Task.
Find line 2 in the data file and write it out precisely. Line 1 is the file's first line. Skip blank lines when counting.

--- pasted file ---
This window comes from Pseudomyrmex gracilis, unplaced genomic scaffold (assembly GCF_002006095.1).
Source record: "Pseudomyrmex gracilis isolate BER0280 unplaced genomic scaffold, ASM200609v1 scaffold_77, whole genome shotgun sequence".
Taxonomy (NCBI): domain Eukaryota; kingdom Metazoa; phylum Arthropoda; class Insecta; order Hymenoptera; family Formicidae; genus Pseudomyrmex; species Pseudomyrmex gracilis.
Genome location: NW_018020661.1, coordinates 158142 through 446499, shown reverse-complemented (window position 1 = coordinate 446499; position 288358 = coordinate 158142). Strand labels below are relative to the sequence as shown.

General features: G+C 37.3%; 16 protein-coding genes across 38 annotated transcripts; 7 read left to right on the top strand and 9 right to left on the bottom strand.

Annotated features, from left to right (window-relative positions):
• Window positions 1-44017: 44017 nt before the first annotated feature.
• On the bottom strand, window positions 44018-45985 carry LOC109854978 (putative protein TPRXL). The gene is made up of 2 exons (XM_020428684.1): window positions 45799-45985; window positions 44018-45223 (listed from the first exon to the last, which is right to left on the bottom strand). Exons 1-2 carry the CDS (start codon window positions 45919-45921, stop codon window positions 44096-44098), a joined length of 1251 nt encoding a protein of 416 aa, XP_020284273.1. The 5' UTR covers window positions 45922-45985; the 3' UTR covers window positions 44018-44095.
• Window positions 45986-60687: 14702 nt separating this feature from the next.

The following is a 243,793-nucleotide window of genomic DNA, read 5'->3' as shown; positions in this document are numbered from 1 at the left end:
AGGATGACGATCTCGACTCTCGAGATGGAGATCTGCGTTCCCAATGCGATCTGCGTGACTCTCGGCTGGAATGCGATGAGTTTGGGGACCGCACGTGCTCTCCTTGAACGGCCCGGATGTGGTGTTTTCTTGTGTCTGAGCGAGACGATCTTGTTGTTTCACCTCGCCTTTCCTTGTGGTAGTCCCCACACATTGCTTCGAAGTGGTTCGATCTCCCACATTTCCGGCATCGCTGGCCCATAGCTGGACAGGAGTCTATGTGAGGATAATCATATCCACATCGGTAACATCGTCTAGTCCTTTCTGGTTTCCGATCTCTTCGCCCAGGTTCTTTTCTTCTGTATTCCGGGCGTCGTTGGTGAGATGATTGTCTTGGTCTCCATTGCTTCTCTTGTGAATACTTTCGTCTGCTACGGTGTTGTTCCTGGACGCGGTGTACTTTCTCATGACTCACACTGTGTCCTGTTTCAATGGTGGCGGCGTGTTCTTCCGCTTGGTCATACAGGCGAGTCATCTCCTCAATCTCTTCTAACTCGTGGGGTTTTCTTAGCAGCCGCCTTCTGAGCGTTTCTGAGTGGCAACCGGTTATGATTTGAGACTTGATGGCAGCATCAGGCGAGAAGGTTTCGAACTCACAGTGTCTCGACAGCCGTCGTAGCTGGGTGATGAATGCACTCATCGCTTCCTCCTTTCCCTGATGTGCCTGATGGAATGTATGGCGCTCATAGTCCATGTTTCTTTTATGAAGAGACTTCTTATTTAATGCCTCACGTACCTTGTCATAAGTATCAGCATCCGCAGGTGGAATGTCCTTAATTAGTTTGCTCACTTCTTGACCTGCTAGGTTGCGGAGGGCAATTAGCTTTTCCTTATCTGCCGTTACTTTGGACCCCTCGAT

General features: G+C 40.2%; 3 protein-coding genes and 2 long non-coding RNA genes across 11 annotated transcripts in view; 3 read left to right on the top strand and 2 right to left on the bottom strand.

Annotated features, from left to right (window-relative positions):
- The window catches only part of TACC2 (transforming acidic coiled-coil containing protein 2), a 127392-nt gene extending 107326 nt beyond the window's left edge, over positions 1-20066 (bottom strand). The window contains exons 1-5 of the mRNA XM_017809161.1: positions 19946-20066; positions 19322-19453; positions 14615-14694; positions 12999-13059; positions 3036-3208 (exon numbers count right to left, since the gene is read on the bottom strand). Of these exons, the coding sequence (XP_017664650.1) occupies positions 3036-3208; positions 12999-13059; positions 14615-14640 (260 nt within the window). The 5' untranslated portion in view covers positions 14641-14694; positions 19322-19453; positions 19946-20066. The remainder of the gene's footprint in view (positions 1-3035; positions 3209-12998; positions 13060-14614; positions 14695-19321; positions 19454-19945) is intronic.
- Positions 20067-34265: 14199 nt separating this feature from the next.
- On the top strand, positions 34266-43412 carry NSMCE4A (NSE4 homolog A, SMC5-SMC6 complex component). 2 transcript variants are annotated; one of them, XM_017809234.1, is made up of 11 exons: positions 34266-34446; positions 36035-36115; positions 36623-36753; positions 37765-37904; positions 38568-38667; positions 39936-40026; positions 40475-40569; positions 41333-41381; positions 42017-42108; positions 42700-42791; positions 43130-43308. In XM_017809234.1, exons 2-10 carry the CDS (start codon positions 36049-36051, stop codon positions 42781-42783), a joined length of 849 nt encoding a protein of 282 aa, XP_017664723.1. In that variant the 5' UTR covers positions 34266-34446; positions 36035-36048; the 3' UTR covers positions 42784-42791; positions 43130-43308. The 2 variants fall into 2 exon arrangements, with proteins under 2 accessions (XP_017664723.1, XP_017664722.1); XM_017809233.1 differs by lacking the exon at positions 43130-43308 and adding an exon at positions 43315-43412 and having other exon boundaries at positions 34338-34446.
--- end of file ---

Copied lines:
Source record: "Pseudomyrmex gracilis isolate BER0280 unplaced genomic scaffold, ASM200609v1 scaffold_77, whole genome shotgun sequence".